The high-speed hydrofoil ferry TurboJET Cacilhas travelling from Hong Kong hit a submerged Macau breakwater last Friday when entering port. Macau’s Marine and Water Bureau which is investigating the incident estimated that of the 220 passengers and 13 crew onboard at the time, 70 people were slightly injured, one seriously. The level of safety in Hong Kong’s coastal ferry industry safety has been under the spotlight since July 2012 when 39 people were killed in a collision between the ferry Lamma IV from Lamma Island to Central HKG with the ferry Yung Shue Wan, killing 39 on the Lamma IV and injuring a total of 92 on both craft.
CBSA has issued a reminder that effective July 9, 2014 the requirement to submit an Estimated Date and Time of Loading (EDTL) for ACI Marine will become mandatory. The EDTL is mandatory if the cargo is containerized and the foreign port of loading is non US. Bulk and break-bulk cargo will continue to be exempt from the EDTL requirement.
Canada Border Services Agency (CBSA) has seized 197 kg of suspected marijuana and 14 kg of suspected heroin from a tractor trailer at Edmonton Commercial Operations at the Edmonton International Airport and an additional 95 kg of suspected marijuana and 6 kg of suspected hashish as part of the same investigation. The tractor trailer contained goods from an overseas shipment requiring custom clearance in Edmonton. As a result of the CBSA seizure, two men were arrested and have been criminally charged by the RCMP.
The federal government has committed $3 million towards a Common Data Interface (CDI) project that will help coordinate reservations and reduce trucker wait times across Port Metro Vancouver's four container terminals.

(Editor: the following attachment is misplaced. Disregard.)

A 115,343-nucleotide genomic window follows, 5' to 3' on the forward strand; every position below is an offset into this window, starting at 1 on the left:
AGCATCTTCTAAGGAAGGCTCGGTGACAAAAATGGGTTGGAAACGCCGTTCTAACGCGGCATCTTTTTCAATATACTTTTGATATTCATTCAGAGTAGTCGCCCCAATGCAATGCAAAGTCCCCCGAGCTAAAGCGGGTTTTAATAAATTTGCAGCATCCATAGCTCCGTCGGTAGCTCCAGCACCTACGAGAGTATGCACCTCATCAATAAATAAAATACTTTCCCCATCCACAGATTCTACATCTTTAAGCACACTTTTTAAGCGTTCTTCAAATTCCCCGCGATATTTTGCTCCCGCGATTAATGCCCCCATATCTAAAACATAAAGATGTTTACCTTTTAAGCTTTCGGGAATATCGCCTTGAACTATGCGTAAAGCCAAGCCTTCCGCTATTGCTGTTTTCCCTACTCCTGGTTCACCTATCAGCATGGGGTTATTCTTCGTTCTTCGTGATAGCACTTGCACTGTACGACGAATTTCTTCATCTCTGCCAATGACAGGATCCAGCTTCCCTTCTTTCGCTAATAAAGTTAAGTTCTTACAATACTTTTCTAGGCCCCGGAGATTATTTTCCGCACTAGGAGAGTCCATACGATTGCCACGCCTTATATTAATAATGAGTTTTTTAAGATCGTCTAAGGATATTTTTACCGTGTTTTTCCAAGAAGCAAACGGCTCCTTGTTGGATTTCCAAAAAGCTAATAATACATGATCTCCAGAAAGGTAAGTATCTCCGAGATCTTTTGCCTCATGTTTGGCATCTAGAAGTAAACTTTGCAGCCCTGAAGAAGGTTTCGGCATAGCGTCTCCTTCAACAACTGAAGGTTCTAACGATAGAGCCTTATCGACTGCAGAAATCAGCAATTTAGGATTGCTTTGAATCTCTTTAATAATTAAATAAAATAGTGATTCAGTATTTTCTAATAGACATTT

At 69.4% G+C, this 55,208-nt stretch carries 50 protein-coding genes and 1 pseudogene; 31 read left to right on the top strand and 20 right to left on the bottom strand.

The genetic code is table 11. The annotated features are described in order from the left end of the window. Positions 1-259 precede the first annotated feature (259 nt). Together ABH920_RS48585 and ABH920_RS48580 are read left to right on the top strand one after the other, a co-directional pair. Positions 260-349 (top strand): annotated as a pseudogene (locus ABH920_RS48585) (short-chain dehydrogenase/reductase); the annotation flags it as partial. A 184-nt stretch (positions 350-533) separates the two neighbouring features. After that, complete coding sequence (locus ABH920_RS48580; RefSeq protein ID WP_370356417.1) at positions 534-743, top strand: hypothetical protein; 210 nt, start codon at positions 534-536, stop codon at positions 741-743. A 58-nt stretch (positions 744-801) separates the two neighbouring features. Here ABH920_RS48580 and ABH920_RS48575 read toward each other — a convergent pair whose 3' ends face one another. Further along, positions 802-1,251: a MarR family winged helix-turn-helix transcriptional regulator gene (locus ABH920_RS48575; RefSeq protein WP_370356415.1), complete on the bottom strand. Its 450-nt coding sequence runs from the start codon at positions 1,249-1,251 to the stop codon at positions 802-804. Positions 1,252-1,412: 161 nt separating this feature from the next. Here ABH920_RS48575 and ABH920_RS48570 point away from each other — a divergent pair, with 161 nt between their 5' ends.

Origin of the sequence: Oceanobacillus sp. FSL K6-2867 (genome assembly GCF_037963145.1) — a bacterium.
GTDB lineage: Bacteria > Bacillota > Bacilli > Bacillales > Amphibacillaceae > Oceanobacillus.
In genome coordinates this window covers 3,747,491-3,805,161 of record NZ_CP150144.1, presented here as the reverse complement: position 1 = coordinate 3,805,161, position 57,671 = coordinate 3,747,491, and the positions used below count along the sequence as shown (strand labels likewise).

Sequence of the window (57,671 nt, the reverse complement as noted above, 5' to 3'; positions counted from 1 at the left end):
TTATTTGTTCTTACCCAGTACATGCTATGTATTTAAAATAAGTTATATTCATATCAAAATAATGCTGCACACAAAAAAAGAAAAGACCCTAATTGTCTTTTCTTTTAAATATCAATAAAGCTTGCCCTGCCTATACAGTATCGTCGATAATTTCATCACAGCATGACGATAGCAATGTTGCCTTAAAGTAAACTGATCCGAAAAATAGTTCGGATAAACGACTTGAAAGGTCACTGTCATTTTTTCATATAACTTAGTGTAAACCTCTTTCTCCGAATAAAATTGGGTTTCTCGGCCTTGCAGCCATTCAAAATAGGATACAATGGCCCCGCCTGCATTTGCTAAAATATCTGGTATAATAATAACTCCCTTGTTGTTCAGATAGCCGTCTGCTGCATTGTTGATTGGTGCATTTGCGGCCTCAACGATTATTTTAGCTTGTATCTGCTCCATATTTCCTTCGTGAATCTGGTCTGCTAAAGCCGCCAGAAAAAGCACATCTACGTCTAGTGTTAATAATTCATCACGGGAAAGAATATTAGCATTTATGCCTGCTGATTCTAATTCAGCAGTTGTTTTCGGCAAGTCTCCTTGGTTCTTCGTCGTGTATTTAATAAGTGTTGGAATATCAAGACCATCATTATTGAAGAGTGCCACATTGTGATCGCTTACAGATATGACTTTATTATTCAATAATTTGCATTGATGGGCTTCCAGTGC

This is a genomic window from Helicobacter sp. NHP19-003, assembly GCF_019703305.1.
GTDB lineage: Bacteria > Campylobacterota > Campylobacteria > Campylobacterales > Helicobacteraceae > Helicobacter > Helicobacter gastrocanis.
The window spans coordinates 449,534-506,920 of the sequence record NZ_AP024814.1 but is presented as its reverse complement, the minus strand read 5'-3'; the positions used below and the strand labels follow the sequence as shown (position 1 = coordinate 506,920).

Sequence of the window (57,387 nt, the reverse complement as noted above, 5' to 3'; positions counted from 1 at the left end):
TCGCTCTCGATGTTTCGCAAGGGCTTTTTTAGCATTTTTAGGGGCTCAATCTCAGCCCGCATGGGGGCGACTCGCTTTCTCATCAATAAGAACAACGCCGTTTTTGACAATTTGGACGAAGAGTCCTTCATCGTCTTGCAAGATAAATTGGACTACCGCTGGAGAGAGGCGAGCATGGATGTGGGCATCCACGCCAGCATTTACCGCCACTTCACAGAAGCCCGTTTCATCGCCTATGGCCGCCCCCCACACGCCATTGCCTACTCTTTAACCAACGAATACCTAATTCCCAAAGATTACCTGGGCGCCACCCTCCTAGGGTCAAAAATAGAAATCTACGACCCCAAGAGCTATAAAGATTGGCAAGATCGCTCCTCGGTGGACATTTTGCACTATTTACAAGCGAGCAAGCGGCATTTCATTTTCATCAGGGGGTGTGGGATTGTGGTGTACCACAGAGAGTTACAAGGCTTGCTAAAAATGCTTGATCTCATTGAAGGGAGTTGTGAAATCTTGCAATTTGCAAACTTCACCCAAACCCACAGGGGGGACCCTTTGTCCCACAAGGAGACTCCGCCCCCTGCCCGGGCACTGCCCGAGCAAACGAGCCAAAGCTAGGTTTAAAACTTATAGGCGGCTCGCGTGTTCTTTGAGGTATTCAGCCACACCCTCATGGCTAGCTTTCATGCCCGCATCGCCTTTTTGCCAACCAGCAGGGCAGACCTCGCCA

The CDI project includes:
The project, which costs approximately $6 million, will receive $3 million over two years under Transport Canada’s Clean Transportation Initiative on Port-Related Trucking, with the port contributing the other half.
Green Marine this week held its 6th Annual General Meeting and Conference (GreenTech 2014) in St. John NB. At the annual awards ceremony hosted by the Port of St. John in their new Diamond Jubilee Cruise Terminal it was evident that members continue to achieve air quality and a range of other environmental improvements on their respective score-cards. Green Marine requires participants to adopt practices and technologies that will have a direct impact on the improved sustainability of their operations and “this year’s global average of 3.1 translates into tangible results” said Executive Director David Bolduc.
The highly entertaining guest speaker a the conference dinner was Ms. Mylene Paquette who after 129 days at sea, capsizing 10 times and facing waves of over 10 meters, became the first North American woman to row solo across the North Atlantic, from Canada to France including a mid-ocean rendezvous with the Queen Mary 2 (picture above) for urgent supplies and a new sat-phone (see above).
Stephen Brown was invited to moderate two conference panels covering:
The west coast ports of Vancouver, Prince Rupert, Victoria and Nanaimo plus Neptune Terminals and Fraser Surrey Dock were all represented at this year’s conference. It was announced that the 2015 conference will be held in Seattle.